BDTV: So it wasn’t a case that there was an acquisition on the cards and it fell through, and you’d raised the money and now you’ve used it against borrowing?

SS: So the timing of raising that was driven by when we believe we’re going to do the next acquisition and we still believe we’re on track to execute on the funds we have gone to borrow or actually that we’ve raised in the market.

BDTV: Is it a case that you actually become addicted to acquisitions that you cannot but do acquisitions, and you talk about acquisitive growth, and acquisitive growth was predominantly behind the revenue growth. Are you at risk of falling into that sort of trap where you just have to keep on making deals in order to satisfy, I guess, your shareholders?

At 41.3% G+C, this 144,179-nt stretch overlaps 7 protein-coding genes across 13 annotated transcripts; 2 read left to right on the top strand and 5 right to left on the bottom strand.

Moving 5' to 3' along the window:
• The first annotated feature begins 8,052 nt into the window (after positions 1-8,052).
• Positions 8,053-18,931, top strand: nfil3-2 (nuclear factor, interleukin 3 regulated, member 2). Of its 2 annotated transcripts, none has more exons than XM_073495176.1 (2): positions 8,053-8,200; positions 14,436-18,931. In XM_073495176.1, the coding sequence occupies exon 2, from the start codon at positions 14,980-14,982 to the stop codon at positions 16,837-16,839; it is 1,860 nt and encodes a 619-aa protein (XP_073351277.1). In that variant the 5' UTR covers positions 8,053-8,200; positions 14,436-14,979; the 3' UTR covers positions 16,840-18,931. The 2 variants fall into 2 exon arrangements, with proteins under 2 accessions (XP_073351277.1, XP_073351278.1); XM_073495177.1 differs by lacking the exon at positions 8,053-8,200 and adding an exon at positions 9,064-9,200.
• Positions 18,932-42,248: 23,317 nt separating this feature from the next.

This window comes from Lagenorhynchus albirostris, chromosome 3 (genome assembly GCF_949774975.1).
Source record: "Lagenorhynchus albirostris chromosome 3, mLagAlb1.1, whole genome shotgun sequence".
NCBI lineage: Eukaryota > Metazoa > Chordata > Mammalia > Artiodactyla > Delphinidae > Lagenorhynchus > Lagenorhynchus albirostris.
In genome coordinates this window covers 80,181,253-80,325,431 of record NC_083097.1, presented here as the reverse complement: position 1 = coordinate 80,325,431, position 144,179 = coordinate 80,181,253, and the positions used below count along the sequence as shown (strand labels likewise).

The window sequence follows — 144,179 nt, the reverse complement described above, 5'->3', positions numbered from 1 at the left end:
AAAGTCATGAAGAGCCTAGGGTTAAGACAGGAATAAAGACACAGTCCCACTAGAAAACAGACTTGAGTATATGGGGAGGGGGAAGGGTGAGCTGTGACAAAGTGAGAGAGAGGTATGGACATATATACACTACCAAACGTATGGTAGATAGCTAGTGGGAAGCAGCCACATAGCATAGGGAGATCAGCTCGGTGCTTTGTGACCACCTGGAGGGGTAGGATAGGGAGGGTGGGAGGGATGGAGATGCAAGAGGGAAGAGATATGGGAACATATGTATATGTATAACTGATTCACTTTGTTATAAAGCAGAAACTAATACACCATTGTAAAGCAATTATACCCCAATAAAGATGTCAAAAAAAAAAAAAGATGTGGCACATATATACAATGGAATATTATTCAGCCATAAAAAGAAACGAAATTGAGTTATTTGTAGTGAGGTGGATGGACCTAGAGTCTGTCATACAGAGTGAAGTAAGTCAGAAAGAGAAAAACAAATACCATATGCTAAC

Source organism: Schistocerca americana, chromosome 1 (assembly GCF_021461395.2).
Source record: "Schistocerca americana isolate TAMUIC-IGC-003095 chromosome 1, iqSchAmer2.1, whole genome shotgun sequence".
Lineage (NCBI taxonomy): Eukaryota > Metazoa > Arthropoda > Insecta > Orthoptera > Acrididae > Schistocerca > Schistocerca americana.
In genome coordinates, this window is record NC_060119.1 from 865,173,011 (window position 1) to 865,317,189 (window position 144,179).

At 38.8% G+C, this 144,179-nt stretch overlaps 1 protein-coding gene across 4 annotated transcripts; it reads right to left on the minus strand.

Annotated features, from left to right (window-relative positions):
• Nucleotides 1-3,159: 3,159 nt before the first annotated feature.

SS: If we didn’t look at our acquisitions quite rigorously, as we do, we probably would be. But the last time we did the acquisition, if you remember, we announced the CQS acquisition which is the main contributor in these financials. We announced that in 2015 so that was around June of 2015, it was only consolidated post the Competition Commission’s approval. So we’re finding that the size of transactions that we’re doing require us to go through Competition Commission approval. So we’re sitting at 2017, the last acquisition, major acquisition, we did was 2015, so I don’t believe we run that risk at all.